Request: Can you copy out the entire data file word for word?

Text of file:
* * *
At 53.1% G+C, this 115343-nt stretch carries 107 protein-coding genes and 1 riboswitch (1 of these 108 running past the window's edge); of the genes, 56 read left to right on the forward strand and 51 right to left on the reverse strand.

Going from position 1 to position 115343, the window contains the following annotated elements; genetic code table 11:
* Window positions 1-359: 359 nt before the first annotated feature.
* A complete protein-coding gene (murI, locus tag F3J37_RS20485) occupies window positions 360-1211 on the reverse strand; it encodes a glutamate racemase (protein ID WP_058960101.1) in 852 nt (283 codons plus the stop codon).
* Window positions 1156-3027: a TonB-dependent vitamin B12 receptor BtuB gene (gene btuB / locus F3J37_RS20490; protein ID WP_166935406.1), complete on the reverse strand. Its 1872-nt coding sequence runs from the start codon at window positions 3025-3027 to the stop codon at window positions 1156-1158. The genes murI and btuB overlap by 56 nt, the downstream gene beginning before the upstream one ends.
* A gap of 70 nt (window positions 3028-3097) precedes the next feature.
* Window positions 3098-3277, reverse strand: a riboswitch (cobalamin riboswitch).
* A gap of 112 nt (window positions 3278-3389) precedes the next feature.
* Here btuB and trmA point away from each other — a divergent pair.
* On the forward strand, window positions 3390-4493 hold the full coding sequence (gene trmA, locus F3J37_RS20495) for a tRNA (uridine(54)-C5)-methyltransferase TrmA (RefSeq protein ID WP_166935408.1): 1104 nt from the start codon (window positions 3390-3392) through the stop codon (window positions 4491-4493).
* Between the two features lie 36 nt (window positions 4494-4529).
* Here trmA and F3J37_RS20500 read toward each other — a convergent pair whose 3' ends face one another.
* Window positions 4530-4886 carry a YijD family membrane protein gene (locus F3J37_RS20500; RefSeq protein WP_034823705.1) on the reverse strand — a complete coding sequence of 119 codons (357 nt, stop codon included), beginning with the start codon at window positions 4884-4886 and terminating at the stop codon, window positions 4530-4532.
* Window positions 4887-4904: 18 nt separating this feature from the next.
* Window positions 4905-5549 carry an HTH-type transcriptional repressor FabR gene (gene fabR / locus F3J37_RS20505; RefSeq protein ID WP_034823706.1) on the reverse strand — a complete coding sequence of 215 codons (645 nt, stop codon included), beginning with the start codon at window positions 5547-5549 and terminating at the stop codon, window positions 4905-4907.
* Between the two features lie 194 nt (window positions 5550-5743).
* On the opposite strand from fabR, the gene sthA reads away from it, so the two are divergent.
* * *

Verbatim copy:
At 53.1% G+C, this 115343-nt stretch carries 107 protein-coding genes and 1 riboswitch (1 of these 108 running past the window's edge); of the genes, 56 read left to right on the forward strand and 51 right to left on the reverse strand.

Going from position 1 to position 115343, the window contains the following annotated elements; genetic code table 11:
* Window positions 1-359: 359 nt before the first annotated feature.
* A complete protein-coding gene (murI, locus tag F3J37_RS20485) occupies window positions 360-1211 on the reverse strand; it encodes a glutamate racemase (protein ID WP_058960101.1) in 852 nt (283 codons plus the stop codon).
* Window positions 1156-3027: a TonB-dependent vitamin B12 receptor BtuB gene (gene btuB / locus F3J37_RS20490; protein ID WP_166935406.1), complete on the reverse strand. Its 1872-nt coding sequence runs from the start codon at window positions 3025-3027 to the stop codon at window positions 1156-1158. The genes murI and btuB overlap by 56 nt, the downstream gene beginning before the upstream one ends.
* A gap of 70 nt (window positions 3028-3097) precedes the next feature.
* Window positions 3098-3277, reverse strand: a riboswitch (cobalamin riboswitch).
* A gap of 112 nt (window positions 3278-3389) precedes the next feature.
* Here btuB and trmA point away from each other — a divergent pair.
* On the forward strand, window positions 3390-4493 hold the full coding sequence (gene trmA, locus F3J37_RS20495) for a tRNA (uridine(54)-C5)-methyltransferase TrmA (RefSeq protein ID WP_166935408.1): 1104 nt from the start codon (window positions 3390-3392) through the stop codon (window positions 4491-4493).
* Between the two features lie 36 nt (window positions 4494-4529).
* Here trmA and F3J37_RS20500 read toward each other — a convergent pair whose 3' ends face one another.
* Window positions 4530-4886 carry a YijD family membrane protein gene (locus F3J37_RS20500; RefSeq protein WP_034823705.1) on the reverse strand — a complete coding sequence of 119 codons (357 nt, stop codon included), beginning with the start codon at window positions 4884-4886 and terminating at the stop codon, window positions 4530-4532.
* Window positions 4887-4904: 18 nt separating this feature from the next.
* Window positions 4905-5549 carry an HTH-type transcriptional repressor FabR gene (gene fabR / locus F3J37_RS20505; RefSeq protein ID WP_034823706.1) on the reverse strand — a complete coding sequence of 215 codons (645 nt, stop codon included), beginning with the start codon at window positions 5547-5549 and terminating at the stop codon, window positions 4905-4907.
* Between the two features lie 194 nt (window positions 5550-5743).
* On the opposite strand from fabR, the gene sthA reads away from it, so the two are divergent.